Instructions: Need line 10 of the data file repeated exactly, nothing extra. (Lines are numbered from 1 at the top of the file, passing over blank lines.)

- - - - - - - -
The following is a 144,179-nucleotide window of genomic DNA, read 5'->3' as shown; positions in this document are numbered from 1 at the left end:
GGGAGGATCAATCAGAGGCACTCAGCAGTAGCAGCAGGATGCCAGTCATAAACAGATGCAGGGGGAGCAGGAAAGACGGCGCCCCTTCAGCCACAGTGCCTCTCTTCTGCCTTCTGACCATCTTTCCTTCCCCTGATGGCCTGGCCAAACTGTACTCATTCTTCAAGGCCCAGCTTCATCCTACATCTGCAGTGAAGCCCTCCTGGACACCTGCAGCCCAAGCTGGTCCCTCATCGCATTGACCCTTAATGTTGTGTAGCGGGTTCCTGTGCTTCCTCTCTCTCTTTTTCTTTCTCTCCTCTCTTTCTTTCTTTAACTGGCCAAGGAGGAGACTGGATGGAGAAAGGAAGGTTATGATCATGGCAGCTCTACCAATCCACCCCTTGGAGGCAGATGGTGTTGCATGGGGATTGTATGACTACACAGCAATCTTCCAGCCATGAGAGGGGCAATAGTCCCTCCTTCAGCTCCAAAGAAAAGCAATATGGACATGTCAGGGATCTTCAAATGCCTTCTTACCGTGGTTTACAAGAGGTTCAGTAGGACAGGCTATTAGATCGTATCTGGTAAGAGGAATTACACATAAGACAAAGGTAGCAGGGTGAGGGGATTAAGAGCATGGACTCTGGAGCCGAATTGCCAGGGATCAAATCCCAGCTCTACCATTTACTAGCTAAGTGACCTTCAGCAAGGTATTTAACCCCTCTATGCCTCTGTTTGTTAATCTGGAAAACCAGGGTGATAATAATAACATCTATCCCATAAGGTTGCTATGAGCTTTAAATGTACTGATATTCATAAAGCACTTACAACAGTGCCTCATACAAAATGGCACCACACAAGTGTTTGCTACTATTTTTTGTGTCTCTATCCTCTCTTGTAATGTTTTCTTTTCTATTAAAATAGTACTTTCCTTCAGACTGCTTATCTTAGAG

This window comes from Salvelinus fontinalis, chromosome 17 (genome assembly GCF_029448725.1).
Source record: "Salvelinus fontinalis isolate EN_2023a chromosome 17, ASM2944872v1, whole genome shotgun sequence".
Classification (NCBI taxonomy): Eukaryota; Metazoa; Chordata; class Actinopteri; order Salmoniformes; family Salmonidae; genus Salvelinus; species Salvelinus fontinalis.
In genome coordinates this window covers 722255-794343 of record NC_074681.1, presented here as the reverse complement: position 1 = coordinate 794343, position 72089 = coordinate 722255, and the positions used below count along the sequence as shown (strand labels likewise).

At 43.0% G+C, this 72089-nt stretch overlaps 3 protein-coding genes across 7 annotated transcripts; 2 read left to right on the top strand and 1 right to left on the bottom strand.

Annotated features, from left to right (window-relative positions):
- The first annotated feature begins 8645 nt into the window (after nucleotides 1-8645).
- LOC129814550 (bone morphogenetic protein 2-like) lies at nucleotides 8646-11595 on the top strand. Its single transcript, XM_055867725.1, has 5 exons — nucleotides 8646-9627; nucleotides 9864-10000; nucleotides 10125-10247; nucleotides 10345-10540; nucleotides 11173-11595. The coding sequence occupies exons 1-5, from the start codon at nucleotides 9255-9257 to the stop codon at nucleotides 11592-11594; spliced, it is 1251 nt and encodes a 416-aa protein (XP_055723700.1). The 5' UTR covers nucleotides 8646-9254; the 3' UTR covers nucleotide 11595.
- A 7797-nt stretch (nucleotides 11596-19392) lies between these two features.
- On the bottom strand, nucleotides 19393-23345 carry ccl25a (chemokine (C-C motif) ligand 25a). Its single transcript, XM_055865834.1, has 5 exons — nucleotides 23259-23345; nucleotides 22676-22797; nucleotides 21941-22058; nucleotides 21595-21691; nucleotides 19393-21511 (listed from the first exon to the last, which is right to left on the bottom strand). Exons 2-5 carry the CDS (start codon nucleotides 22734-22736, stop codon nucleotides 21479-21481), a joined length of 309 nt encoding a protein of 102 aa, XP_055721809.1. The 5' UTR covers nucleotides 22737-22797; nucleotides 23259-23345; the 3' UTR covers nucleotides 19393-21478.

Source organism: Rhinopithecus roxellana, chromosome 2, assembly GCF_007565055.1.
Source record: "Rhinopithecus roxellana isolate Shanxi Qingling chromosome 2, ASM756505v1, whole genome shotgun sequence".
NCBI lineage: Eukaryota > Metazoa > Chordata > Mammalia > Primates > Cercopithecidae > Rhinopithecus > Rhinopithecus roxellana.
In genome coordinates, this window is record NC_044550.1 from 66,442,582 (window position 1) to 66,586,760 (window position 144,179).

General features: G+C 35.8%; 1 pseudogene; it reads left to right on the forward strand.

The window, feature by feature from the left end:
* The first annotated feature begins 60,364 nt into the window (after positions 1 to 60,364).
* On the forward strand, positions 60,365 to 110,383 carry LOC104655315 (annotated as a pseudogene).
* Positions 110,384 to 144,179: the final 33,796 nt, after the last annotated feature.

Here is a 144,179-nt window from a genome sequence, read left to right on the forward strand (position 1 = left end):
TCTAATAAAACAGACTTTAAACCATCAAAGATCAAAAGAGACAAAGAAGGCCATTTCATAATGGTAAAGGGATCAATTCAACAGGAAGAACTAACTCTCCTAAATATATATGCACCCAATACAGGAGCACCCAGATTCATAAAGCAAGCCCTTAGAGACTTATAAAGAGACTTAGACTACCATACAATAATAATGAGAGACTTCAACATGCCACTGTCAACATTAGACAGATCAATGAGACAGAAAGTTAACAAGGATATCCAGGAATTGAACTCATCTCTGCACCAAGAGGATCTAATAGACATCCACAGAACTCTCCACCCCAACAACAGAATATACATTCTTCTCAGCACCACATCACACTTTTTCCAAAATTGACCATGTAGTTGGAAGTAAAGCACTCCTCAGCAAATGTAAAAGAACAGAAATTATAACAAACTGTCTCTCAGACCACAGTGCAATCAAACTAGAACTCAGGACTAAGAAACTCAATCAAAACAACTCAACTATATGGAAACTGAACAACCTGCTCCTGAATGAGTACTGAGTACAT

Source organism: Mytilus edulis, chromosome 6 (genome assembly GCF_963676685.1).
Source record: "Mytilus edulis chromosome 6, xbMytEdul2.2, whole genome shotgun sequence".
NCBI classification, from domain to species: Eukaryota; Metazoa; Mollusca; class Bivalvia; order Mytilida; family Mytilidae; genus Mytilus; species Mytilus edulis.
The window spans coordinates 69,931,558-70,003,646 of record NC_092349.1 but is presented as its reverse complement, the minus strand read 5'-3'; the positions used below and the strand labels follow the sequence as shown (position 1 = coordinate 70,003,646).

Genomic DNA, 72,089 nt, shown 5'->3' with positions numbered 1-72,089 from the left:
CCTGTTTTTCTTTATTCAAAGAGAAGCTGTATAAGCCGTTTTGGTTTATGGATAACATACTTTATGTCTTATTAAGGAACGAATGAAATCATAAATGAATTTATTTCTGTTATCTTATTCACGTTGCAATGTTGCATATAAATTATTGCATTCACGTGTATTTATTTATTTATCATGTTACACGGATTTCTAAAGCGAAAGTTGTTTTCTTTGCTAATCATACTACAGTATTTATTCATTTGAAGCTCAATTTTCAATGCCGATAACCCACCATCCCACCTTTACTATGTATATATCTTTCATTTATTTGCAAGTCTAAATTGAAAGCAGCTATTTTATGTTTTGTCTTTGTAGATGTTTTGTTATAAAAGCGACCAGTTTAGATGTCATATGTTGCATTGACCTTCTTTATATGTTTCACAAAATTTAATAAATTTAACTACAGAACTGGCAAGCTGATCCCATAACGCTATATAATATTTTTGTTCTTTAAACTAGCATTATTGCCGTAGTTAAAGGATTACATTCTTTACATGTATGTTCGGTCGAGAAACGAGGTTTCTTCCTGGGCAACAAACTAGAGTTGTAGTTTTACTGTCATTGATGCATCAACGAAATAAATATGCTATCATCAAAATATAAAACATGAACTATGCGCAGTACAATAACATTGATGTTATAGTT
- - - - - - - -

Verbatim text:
- LOC129814550 (bone morphogenetic protein 2-like) lies at nucleotides 8646-11595 on the top strand. Its single transcript, XM_055867725.1, has 5 exons — nucleotides 8646-9627; nucleotides 9864-10000; nucleotides 10125-10247; nucleotides 10345-10540; nucleotides 11173-11595. The coding sequence occupies exons 1-5, from the start codon at nucleotides 9255-9257 to the stop codon at nucleotides 11592-11594; spliced, it is 1251 nt and encodes a 416-aa protein (XP_055723700.1). The 5' UTR covers nucleotides 8646-9254; the 3' UTR covers nucleotide 11595.